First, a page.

Recent Replies

  • Replying to: @leeS

    @leeS You should be able to paste that snippet into the plug-in's setting named robots.txt Content. That will discourage those bots from crawling your site but allow others, like Google.

  • Replying to: @leeS

    @leeS In a way, it is already highly configurable as you have full control over the robots.txt content. What kind of configuration options do you wish for?

  • Replying to: mstdn.ca

    @mabel I'm not sure if this is helpful in your case, but most search engines let you narrow down your search to a specific site with a query like this site:https://veronique.ink kurt. Example using DuckDuckGo.

  • Replying to: @ericgregorich

    @ericgregorich @patrickrhone You could collect all your blogs under one main account and still have separate (free) accounts hooked up to the respective blog's feed. That way, people can follow your individual blogs even though they are technically under one account. Your main account timeline could be hooked up to all your blog feeds, if that's what you want, or just one or a few of them.

  • Replying to: @Mtt

    @Mtt Sorry, no, that's a video quote from the linked article.

  • Replying to: @Mtt

    @Mtt Here's part of the definition from the RFC:

    The 404 (Not Found) status code indicates that the origin server did not find a current representation for the target resource or is not willing to disclose that one exists.

    I wouldn't say it's the equivalent of failure, a resource can have gone missing mistakenly or have been deliberately deleted. Or it might have never existed in the first place (a mistyped URL). Avoiding broken URLs is a noble cause and something I strive for myself. But when something is gone for real or never existed in the first place, 404 (or 410) should be returned by the server so that humans and robots, like search crawlers, can take necessary actions.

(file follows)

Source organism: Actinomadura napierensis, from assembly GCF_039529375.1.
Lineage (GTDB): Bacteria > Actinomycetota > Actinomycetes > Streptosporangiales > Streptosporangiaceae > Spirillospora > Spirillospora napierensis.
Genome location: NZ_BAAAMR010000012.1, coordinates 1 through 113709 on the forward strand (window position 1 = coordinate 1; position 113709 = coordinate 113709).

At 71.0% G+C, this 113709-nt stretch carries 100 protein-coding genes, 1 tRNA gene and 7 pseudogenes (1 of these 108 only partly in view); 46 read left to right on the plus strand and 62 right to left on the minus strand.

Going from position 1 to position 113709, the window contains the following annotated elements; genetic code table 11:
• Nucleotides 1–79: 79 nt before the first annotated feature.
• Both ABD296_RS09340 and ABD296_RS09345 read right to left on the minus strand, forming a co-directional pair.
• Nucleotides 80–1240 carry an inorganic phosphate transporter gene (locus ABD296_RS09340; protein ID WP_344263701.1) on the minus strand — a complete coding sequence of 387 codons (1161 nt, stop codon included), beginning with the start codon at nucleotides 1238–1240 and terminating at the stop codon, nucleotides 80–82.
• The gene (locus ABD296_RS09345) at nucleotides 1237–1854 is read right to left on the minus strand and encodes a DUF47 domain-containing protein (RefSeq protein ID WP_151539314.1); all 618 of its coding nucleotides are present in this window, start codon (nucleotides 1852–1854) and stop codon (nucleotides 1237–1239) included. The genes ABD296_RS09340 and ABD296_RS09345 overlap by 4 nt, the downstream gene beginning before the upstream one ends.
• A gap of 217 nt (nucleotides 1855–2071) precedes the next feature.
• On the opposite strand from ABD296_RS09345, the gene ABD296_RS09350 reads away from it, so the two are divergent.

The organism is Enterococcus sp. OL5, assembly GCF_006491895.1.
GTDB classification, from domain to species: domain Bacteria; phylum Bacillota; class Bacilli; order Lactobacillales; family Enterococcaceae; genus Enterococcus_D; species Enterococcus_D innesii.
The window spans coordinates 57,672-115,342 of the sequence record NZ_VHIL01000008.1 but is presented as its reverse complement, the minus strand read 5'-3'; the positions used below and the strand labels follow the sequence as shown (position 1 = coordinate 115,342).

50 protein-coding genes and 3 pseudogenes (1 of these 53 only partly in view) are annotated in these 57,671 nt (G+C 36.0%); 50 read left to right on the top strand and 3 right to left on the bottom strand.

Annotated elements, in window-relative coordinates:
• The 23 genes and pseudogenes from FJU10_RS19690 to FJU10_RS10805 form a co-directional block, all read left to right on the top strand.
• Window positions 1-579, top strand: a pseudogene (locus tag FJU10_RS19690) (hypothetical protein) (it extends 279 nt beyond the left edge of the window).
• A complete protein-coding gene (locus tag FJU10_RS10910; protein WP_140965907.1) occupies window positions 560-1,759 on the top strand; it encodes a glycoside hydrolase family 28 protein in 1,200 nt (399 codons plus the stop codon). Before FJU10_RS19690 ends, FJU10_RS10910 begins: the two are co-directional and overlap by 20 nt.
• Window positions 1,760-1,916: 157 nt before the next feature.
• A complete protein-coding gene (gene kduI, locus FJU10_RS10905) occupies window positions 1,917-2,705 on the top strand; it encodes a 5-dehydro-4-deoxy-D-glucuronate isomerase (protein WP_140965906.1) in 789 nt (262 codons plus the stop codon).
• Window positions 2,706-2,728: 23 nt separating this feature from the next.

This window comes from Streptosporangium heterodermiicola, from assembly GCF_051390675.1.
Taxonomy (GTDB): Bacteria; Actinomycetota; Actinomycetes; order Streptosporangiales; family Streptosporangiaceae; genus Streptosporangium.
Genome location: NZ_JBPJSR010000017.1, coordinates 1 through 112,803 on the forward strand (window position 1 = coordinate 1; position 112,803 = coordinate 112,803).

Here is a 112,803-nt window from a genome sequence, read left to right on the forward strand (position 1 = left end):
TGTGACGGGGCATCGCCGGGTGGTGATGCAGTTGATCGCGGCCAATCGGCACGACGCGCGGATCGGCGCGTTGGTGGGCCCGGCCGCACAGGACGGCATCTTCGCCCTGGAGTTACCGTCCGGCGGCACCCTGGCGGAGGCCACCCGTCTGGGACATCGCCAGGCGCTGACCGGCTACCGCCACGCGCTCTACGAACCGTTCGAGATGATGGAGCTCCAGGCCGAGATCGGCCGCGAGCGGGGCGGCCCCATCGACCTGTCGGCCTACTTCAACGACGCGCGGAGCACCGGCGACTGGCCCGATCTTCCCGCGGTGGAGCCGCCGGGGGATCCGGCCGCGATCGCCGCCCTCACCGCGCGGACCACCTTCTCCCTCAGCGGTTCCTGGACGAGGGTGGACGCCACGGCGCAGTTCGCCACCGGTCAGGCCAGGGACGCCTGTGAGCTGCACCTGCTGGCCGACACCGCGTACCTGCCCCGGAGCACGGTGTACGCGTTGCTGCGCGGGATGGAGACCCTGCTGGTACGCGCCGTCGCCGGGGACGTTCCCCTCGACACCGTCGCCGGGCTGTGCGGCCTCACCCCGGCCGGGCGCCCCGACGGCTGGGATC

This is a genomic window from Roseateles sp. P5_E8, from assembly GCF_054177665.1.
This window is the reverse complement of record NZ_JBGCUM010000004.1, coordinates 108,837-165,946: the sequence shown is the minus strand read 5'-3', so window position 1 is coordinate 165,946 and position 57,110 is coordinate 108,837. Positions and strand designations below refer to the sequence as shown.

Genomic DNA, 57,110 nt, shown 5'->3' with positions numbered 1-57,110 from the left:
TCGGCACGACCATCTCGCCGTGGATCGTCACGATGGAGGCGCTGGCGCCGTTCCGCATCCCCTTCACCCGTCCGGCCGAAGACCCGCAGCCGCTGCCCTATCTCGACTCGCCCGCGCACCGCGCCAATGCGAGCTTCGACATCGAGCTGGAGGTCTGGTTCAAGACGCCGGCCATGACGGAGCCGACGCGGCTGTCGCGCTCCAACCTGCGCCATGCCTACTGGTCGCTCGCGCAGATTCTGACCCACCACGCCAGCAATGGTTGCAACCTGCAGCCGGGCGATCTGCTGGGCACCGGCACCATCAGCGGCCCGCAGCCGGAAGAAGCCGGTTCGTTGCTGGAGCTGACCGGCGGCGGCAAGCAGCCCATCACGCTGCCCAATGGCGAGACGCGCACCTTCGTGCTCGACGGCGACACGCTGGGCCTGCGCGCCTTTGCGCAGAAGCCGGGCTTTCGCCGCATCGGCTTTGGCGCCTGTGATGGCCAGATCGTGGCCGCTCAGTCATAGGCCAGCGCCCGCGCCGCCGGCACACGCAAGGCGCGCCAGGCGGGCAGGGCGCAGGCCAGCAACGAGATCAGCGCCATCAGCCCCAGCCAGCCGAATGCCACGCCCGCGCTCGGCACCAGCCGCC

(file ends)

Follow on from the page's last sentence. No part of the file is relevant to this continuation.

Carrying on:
• Replying to: @Mtt

    @Mtt Yeah, I don't have an opinion about the actual HTTP status code. It could be whatever. As long as there's no way for an attacker to tell if there's been a note at a certain URL or not, like in Apple's case, I'm happy. 😊

  • Replying to: @Mtt

    @Mtt No, you're not missing anything, the encryption ends when a note is shared. Apple Notes is a great example, they take this precaution as well. Try stop sharing a note in Apple Notes and then visit its URL, you won't see "there was a note here previously". Instead, you're presented with a login screen. The same is true for paths that never existed, like https://www.icloud.com/notes/Micro.BlogExample. There's no way to tell an old note URL from one that never existed.

  • Replying to: @Mtt

    @Mtt @manton Given the Notes feature's focus on encryption and privacy, I would recommend against introducing extra metadata like this. Not everyone might want the world to know that they previously had a note published at a certain URL. For plausible deniability.

    If Micro.blog leaks the information "there was a private note at this URL in the past" – attackers and bullies might exploit that in different ways. For example, a bully that wants to perform a character assassination on a blogger could author a nefarious post like "Hey, I just read Joe's note here (since deleted) where he wrote [insert false statement here]." and link to a deleted note that actually said something entirely different. If Micro.blog were to leak that there actually was a private note there in the past, it would add credibility to the bully's post.

    There might be other scenarios where an attacker could be helped by knowing a note existed in the past. Generally, you want to leak as little metadata as possible when dealing with secrets and semi-secrets.